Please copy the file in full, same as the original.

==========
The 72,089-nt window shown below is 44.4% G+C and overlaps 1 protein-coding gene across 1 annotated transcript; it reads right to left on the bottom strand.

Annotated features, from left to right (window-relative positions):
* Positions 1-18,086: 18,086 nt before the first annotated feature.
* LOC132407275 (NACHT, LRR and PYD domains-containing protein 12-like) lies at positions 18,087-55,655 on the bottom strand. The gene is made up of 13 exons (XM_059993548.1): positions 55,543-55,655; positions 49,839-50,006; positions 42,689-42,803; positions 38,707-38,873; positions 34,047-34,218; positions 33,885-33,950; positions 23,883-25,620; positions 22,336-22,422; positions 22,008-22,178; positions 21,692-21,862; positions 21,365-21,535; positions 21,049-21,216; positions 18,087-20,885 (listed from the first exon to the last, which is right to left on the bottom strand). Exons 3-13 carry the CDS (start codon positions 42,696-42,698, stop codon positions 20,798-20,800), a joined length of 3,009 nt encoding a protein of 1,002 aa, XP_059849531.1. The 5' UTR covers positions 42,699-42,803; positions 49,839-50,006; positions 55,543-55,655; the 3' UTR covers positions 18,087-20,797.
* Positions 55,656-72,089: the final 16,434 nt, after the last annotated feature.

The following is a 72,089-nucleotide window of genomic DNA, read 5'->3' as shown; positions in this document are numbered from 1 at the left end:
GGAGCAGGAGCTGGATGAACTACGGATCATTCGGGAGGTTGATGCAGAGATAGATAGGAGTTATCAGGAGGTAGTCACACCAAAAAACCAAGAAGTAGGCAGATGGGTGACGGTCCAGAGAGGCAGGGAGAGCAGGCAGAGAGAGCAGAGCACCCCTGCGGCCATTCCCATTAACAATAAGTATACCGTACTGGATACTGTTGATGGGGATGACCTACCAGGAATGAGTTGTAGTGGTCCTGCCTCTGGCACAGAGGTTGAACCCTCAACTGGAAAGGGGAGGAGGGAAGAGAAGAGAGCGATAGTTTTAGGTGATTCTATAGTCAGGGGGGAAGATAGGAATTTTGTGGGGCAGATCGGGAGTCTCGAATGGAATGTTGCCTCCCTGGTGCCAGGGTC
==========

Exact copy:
The 72,089-nt window shown below is 44.4% G+C and overlaps 1 protein-coding gene across 1 annotated transcript; it reads right to left on the bottom strand.

Annotated features, from left to right (window-relative positions):
* Positions 1-18,086: 18,086 nt before the first annotated feature.
* LOC132407275 (NACHT, LRR and PYD domains-containing protein 12-like) lies at positions 18,087-55,655 on the bottom strand. The gene is made up of 13 exons (XM_059993548.1): positions 55,543-55,655; positions 49,839-50,006; positions 42,689-42,803; positions 38,707-38,873; positions 34,047-34,218; positions 33,885-33,950; positions 23,883-25,620; positions 22,336-22,422; positions 22,008-22,178; positions 21,692-21,862; positions 21,365-21,535; positions 21,049-21,216; positions 18,087-20,885 (listed from the first exon to the last, which is right to left on the bottom strand). Exons 3-13 carry the CDS (start codon positions 42,696-42,698, stop codon positions 20,798-20,800), a joined length of 3,009 nt encoding a protein of 1,002 aa, XP_059849531.1. The 5' UTR covers positions 42,699-42,803; positions 49,839-50,006; positions 55,543-55,655; the 3' UTR covers positions 18,087-20,797.
* Positions 55,656-72,089: the final 16,434 nt, after the last annotated feature.

The following is a 72,089-nucleotide window of genomic DNA, read 5'->3' as shown; positions in this document are numbered from 1 at the left end:
GGAGCAGGAGCTGGATGAACTACGGATCATTCGGGAGGTTGATGCAGAGATAGATAGGAGTTATCAGGAGGTAGTCACACCAAAAAACCAAGAAGTAGGCAGATGGGTGACGGTCCAGAGAGGCAGGGAGAGCAGGCAGAGAGAGCAGAGCACCCCTGCGGCCATTCCCATTAACAATAAGTATACCGTACTGGATACTGTTGATGGGGATGACCTACCAGGAATGAGTTGTAGTGGTCCTGCCTCTGGCACAGAGGTTGAACCCTCAACTGGAAAGGGGAGGAGGGAAGAGAAGAGAGCGATAGTTTTAGGTGATTCTATAGTCAGGGGGGAAGATAGGAATTTTGTGGGGCAGATCGGGAGTCTCGAATGGAATGTTGCCTCCCTGGTGCCAGGGTC